2005 was the year of pain. I made it to first two games, and managed to see Michigan lose in my last game before going to college. That Notre Dame game was tough. I didn't attend the University of Michigan, one because I lived right next door, and I needed a change of scenery, and two, because I'd been admitted to one of my dream schools (academically), and I just couldn't turn it down. So I moved out to Pasadena, and made friends with a Texas fan, an OSU fan, an FSU fan, and a USC fan. And they had too much laughing at me my frosh year. I finally had facebook (this was before they opened it up to everyone) and I made the Michigan Football Fanatics group at Caltech. I was the only member. When groups were allowed to go global, I did. I drew people in by keep the group clean, updated, and informative. It was one of the first major groups to link to Mgoblog and other Michigan blogs. That group is now one of the biggest UM FB groups on facebook. We have over 9,300 members now. The Minnesota game was a heartbreaker. I ran around my dorm yelling for half-an-hour after the Penn State game (which I'd update online as ABC was showing USC on the west coast). I never heard the end of it after the OSU game. And I still really hated Tressel. I came home for winter break, and watched the Alamo Bowl with my high school friends. I also really hate the Sun Belt, especially their referees.
2006 started off great as well! I got to go to a few games. A bunch of us got together for the Notre Dame game, and we decided to play football first. I, of course, was the A-train of the game - the guy who was too big to be brought down by the small quick guys, but too fast to be brought down by the big slow guys. I was running over and around people on offense, and plowing through linemen and sacking QBs on defense. Then my finger got caught in a guy's jersey, and it broke. My friends drove to St. Joe's, dropped me off, and went home to watch the game. My dad came by, the docs did an x-ray, and told me I had a spiral fracture on the second bone of my right index finger. I needed a cast. So a quick cast later, I left the hospital, and turned on the radio only to hear that the rout was on. I watched the rest of the game with my friends. The rest of the season flew by. I even started my own blog! It eventually failed because whenever we lost, I just couldn't find the inspiration to write. It sapped the life out of me. The Ball State game got a bit hairy, but we managed. Then Bo died. I sat at my computer that morning, dazed and lost. I didn't cry, I wasn't sad. I was just shocked. Bo had always been there, and now he was gone. And then came the game of the century. And we all know what happened there. I really despised Tressel. I hoped and prayed for teams to lose. I went nuts when UCLA won. And then Gary Danielson and his CBS bullshit. I really hate that guy too. But the plus side was that Michigan was coming to the Rose Bowl! I got my parents to change my ticket so that I could get back on the 31st. A few of my friends road tripped down and stayed with me. The Rose Parade was two blocks from my apartment. We walked to the Rose Bowl, watched the pain, and then left.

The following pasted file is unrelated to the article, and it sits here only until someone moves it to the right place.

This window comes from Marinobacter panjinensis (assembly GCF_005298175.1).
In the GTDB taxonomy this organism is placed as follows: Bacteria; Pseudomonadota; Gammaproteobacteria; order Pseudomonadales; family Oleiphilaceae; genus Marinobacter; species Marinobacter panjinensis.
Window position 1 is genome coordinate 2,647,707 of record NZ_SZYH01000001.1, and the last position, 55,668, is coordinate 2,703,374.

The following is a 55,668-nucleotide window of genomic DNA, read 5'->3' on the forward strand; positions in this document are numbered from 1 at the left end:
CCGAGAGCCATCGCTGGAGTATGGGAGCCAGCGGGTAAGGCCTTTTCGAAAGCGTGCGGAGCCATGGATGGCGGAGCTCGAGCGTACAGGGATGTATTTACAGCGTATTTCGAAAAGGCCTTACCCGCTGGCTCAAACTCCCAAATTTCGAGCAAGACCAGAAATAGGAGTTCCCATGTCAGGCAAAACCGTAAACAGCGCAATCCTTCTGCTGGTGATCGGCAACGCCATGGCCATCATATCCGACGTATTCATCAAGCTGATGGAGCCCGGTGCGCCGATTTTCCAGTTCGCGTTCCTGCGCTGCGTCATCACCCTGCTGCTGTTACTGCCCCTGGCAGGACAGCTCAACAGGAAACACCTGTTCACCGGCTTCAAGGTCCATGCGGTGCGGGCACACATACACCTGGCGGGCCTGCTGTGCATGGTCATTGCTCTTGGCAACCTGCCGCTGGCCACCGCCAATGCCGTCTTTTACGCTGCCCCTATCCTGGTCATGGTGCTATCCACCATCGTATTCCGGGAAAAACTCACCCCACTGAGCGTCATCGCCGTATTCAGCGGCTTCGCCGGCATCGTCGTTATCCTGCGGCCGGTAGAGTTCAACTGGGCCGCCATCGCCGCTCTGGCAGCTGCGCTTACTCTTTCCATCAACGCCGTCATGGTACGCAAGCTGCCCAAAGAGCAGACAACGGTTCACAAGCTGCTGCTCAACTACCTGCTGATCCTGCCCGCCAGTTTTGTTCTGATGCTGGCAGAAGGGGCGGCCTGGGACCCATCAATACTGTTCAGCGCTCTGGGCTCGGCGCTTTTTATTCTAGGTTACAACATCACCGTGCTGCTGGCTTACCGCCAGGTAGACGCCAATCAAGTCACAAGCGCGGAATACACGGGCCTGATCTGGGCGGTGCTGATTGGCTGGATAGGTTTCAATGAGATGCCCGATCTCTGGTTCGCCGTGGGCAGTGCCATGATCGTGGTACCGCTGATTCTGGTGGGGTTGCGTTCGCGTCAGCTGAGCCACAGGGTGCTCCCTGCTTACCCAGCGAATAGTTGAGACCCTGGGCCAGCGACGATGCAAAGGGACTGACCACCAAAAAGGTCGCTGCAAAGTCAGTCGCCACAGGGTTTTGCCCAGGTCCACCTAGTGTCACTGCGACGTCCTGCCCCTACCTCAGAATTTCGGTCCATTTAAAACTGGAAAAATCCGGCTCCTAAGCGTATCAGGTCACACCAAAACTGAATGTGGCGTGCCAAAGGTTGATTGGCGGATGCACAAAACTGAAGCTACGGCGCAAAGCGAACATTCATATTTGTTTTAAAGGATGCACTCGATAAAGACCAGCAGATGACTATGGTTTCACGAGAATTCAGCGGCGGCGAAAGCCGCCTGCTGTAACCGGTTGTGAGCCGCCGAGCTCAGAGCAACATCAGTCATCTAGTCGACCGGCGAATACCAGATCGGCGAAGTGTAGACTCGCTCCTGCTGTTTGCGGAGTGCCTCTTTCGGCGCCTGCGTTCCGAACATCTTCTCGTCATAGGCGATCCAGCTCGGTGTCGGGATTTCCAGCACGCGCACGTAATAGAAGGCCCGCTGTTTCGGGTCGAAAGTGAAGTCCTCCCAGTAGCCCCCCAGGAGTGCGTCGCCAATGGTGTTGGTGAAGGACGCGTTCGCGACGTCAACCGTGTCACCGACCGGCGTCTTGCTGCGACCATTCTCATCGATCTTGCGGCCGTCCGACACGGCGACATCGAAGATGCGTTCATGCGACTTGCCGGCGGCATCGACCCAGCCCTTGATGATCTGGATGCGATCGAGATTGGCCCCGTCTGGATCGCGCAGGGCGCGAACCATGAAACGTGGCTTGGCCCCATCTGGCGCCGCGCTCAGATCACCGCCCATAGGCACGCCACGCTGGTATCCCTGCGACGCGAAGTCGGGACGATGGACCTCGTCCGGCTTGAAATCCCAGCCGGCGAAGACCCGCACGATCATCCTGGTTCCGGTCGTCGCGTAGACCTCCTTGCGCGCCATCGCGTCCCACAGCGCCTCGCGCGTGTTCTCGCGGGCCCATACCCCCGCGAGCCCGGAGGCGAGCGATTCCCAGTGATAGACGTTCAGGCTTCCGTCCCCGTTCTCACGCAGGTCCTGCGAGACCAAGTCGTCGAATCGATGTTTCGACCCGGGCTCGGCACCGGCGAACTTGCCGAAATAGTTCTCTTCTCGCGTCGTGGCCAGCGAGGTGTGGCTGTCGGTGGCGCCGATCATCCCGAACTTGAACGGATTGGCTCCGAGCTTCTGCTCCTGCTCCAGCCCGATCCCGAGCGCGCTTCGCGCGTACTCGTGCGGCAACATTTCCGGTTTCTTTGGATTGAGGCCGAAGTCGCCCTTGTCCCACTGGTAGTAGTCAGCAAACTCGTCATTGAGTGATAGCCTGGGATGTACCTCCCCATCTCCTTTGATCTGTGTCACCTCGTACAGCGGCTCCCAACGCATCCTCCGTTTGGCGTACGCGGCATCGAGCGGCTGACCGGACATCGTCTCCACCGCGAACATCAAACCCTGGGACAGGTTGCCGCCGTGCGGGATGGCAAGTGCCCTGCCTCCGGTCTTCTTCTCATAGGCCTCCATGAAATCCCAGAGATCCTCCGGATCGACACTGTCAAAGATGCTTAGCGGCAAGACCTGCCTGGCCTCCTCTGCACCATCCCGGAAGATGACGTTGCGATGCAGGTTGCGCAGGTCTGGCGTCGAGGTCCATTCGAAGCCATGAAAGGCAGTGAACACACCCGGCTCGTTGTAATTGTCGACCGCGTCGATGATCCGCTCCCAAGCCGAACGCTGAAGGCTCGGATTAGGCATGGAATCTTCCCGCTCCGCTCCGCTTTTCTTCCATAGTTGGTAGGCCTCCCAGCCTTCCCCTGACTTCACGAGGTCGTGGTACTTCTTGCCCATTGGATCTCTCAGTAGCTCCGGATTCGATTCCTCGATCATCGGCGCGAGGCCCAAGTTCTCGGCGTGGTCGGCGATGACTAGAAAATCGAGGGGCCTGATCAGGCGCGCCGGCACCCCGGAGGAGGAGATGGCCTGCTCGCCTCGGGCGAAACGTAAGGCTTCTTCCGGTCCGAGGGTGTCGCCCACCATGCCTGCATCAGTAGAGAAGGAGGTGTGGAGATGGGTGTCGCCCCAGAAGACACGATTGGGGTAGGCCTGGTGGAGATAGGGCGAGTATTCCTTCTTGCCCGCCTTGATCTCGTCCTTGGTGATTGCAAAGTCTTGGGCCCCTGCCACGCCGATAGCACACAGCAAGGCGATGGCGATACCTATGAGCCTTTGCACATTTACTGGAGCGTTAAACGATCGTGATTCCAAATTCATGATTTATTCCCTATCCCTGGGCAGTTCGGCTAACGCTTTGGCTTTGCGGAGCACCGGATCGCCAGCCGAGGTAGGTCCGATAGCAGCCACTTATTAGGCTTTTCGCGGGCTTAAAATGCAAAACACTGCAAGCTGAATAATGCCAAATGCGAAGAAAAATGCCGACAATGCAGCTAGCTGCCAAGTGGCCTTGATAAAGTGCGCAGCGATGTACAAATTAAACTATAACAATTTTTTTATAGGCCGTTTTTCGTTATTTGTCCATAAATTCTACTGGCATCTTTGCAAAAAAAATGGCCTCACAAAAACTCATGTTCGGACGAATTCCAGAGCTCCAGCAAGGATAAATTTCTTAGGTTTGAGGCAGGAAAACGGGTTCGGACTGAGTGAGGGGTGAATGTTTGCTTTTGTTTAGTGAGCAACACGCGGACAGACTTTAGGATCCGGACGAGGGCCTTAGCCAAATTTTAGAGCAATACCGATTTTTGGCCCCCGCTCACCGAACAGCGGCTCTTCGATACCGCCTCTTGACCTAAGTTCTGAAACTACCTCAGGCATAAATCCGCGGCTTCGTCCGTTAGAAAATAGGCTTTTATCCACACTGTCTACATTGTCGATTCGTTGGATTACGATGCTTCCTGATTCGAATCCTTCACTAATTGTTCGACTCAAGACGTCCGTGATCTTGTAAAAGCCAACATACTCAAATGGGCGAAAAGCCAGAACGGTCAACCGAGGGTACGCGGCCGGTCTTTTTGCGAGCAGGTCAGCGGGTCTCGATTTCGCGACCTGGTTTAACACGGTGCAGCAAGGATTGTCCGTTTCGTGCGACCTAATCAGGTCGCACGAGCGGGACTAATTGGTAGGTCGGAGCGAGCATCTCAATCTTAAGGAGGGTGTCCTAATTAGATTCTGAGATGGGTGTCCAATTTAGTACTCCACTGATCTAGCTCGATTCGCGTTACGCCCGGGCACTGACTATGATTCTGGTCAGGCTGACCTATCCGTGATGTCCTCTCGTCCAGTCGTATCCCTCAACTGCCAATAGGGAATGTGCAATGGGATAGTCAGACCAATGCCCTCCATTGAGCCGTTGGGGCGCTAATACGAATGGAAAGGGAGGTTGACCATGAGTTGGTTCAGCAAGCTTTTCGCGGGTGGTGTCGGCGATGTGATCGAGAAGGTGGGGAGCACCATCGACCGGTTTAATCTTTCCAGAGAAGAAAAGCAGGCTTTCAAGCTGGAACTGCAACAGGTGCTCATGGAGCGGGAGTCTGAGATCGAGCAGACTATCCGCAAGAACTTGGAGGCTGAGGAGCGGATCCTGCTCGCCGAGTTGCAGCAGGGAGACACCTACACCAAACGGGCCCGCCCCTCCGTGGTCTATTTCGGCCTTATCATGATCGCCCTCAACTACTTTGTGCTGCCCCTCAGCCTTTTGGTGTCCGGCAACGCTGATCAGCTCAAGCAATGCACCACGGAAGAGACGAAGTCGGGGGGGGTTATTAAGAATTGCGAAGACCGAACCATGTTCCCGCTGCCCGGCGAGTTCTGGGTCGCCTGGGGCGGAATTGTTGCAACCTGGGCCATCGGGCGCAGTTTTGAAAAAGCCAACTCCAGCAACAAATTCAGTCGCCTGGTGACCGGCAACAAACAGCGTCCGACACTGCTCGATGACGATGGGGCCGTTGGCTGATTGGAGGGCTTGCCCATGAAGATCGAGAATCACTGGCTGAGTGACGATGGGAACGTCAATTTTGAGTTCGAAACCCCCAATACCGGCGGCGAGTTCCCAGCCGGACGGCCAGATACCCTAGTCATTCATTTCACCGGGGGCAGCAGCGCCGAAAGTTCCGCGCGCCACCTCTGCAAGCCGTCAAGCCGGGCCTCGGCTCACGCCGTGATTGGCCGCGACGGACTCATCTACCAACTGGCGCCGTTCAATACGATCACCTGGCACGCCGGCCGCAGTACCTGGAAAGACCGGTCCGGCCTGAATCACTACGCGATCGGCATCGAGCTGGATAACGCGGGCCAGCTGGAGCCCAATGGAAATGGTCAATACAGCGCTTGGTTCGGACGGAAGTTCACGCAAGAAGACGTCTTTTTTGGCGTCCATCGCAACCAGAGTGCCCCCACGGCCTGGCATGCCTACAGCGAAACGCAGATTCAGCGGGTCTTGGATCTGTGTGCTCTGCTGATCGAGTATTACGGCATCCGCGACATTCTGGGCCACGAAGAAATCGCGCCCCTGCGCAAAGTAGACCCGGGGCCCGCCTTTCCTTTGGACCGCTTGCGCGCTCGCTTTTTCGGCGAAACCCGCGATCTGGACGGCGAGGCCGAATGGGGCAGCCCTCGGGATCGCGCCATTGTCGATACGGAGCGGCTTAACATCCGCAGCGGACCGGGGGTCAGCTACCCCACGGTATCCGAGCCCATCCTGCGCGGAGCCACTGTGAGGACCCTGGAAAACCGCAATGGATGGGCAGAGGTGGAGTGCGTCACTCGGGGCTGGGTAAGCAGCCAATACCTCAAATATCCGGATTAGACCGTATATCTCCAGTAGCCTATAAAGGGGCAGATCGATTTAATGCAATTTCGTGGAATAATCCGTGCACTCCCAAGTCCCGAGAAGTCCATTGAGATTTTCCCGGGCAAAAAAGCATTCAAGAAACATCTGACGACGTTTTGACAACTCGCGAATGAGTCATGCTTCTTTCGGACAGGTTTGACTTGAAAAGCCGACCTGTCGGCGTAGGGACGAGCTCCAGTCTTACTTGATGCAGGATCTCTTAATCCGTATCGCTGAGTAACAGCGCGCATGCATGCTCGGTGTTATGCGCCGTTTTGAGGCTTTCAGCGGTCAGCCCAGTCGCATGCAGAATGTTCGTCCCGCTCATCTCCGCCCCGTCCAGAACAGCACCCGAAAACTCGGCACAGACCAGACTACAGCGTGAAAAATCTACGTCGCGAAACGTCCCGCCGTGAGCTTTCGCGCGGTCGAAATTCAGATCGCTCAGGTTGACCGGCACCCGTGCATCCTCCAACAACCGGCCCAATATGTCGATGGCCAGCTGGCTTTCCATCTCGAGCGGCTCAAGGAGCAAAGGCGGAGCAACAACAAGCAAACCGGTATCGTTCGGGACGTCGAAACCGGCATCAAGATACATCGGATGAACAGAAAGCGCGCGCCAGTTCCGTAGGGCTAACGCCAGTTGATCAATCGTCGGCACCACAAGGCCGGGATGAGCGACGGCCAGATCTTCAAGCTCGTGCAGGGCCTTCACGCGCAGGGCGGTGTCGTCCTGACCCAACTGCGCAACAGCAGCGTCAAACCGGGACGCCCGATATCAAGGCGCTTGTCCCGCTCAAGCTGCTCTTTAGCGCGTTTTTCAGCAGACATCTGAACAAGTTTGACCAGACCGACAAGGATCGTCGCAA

And then came the horror. I was in Ann Arbor for a few weeks, and the only game that I could make it to was the opener. I bought a ticket and went with friends, expecting a blowout, some tasty pizza from Howie's on the way back, and a general good time. I was left with nothing but shock and disbelief. The Oregon game the following week did nothing to help. Winning the cripple fight against ND was nice. I watched most of the games with my RA, who'd grown up in Detroit. The Illinois game was great with the WR pass from AA to MM. The MSU game was great, and I loved the little brother comments, especially after D'Antonio's douchebaggery. I hate him too. The OSU game was tough to swallow. We were so close, except for Chad's arm. And then Lloyd did what we were all expecting, and he retired. It was bittersweet, as I was excited for the future, but Lloyd was the only coach I ever really knew. It was fun to watch his grumpy face and angry demeanor with the media, and even better to see him smile once in a while. Getting into the Citrus Bowl was lucky, but we showed that we earned it. And I wondered, "where the hell was that all season?” And then, Mike, Chad, Jake, Mario, and Adrian were all gone.